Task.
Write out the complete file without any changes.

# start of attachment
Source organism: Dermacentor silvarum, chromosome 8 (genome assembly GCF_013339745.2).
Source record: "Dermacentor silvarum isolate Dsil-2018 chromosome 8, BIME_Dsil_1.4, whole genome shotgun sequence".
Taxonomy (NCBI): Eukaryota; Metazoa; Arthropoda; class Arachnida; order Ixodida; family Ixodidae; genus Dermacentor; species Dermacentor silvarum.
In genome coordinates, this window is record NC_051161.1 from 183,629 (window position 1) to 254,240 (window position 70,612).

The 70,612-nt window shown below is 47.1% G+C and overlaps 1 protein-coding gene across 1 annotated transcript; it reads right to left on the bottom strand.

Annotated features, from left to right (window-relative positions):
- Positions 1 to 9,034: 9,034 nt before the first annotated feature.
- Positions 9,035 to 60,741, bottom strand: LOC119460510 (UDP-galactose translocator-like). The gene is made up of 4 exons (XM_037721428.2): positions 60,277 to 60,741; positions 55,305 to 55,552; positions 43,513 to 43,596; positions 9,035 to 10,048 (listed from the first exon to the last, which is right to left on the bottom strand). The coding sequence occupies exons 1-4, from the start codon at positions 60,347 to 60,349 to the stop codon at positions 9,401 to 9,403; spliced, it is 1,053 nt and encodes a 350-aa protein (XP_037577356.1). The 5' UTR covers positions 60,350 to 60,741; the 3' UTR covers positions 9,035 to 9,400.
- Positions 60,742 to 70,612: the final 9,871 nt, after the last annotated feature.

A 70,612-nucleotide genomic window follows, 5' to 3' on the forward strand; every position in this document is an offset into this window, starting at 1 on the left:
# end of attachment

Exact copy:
Source organism: Dermacentor silvarum, chromosome 8 (genome assembly GCF_013339745.2).
Source record: "Dermacentor silvarum isolate Dsil-2018 chromosome 8, BIME_Dsil_1.4, whole genome shotgun sequence".
Taxonomy (NCBI): Eukaryota; Metazoa; Arthropoda; class Arachnida; order Ixodida; family Ixodidae; genus Dermacentor; species Dermacentor silvarum.
In genome coordinates, this window is record NC_051161.1 from 183,629 (window position 1) to 254,240 (window position 70,612).

The 70,612-nt window shown below is 47.1% G+C and overlaps 1 protein-coding gene across 1 annotated transcript; it reads right to left on the bottom strand.

Annotated features, from left to right (window-relative positions):
- Positions 1 to 9,034: 9,034 nt before the first annotated feature.
- Positions 9,035 to 60,741, bottom strand: LOC119460510 (UDP-galactose translocator-like). The gene is made up of 4 exons (XM_037721428.2): positions 60,277 to 60,741; positions 55,305 to 55,552; positions 43,513 to 43,596; positions 9,035 to 10,048 (listed from the first exon to the last, which is right to left on the bottom strand). The coding sequence occupies exons 1-4, from the start codon at positions 60,347 to 60,349 to the stop codon at positions 9,401 to 9,403; spliced, it is 1,053 nt and encodes a 350-aa protein (XP_037577356.1). The 5' UTR covers positions 60,350 to 60,741; the 3' UTR covers positions 9,035 to 9,400.
- Positions 60,742 to 70,612: the final 9,871 nt, after the last annotated feature.

A 70,612-nucleotide genomic window follows, 5' to 3' on the forward strand; every position in this document is an offset into this window, starting at 1 on the left: